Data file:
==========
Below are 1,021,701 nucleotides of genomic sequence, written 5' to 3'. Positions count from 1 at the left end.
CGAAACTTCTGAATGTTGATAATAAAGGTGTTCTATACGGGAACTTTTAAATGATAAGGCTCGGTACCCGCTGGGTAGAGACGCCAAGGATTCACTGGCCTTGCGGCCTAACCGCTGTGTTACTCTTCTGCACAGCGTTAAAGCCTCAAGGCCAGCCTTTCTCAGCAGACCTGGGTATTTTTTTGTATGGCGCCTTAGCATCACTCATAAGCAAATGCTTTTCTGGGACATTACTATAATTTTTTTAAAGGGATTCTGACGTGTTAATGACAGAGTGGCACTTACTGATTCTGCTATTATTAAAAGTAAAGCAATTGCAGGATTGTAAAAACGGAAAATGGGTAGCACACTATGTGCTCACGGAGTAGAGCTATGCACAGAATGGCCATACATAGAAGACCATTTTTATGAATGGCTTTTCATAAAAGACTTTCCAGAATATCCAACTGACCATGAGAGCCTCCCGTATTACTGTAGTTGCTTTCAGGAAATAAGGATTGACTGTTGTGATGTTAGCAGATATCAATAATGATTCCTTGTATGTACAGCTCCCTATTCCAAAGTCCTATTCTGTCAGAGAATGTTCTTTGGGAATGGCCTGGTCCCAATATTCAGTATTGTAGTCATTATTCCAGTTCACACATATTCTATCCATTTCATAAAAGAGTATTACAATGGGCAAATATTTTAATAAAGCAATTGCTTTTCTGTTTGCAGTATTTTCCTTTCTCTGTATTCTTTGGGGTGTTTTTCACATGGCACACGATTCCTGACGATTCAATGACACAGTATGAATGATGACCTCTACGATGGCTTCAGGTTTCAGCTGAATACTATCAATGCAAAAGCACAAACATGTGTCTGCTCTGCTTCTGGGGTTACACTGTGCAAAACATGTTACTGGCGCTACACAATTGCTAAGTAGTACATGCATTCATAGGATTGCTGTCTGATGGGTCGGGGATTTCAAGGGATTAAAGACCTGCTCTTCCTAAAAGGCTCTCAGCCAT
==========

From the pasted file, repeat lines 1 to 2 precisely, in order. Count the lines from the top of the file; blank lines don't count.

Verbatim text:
Below are 1,021,701 nucleotides of genomic sequence, written 5' to 3'. Positions count from 1 at the left end.
CGAAACTTCTGAATGTTGATAATAAAGGTGTTCTATACGGGAACTTTTAAATGATAAGGCTCGGTACCCGCTGGGTAGAGACGCCAAGGATTCACTGGCCTTGCGGCCTAACCGCTGTGTTACTCTTCTGCACAGCGTTAAAGCCTCAAGGCCAGCCTTTCTCAGCAGACCTGGGTATTTTTTTGTATGGCGCCTTAGCATCACTCATAAGCAAATGCTTTTCTGGGACATTACTATAATTTTTTTAAAGGGATTCTGACGTGTTAATGACAGAGTGGCACTTACTGATTCTGCTATTATTAAAAGTAAAGCAATTGCAGGATTGTAAAAACGGAAAATGGGTAGCACACTATGTGCTCACGGAGTAGAGCTATGCACAGAATGGCCATACATAGAAGACCATTTTTATGAATGGCTTTTCATAAAAGACTTTCCAGAATATCCAACTGACCATGAGAGCCTCCCGTATTACTGTAGTTGCTTTCAGGAAATAAGGATTGACTGTTGTGATGTTAGCAGATATCAATAATGATTCCTTGTATGTACAGCTCCCTATTCCAAAGTCCTATTCTGTCAGAGAATGTTCTTTGGGAATGGCCTGGTCCCAATATTCAGTATTGTAGTCATTATTCCAGTTCACACATATTCTATCCATTTCATAAAAGAGTATTACAATGGGCAAATATTTTAATAAAGCAATTGCTTTTCTGTTTGCAGTATTTTCCTTTCTCTGTATTCTTTGGGGTGTTTTTCACATGGCACACGATTCCTGACGATTCAATGACACAGTATGAATGATGACCTCTACGATGGCTTCAGGTTTCAGCTGAATACTATCAATGCAAAAGCACAAACATGTGTCTGCTCTGCTTCTGGGGTTACACTGTGCAAAACATGTTACTGGCGCTACACAATTGCTAAGTAGTACATGCATTCATAGGATTGCTGTCTGATGGGTCGGGGATTTCAAGGGATTAAAGACCTGCTCTTCCTAAAAGGCTCTCAGCCAT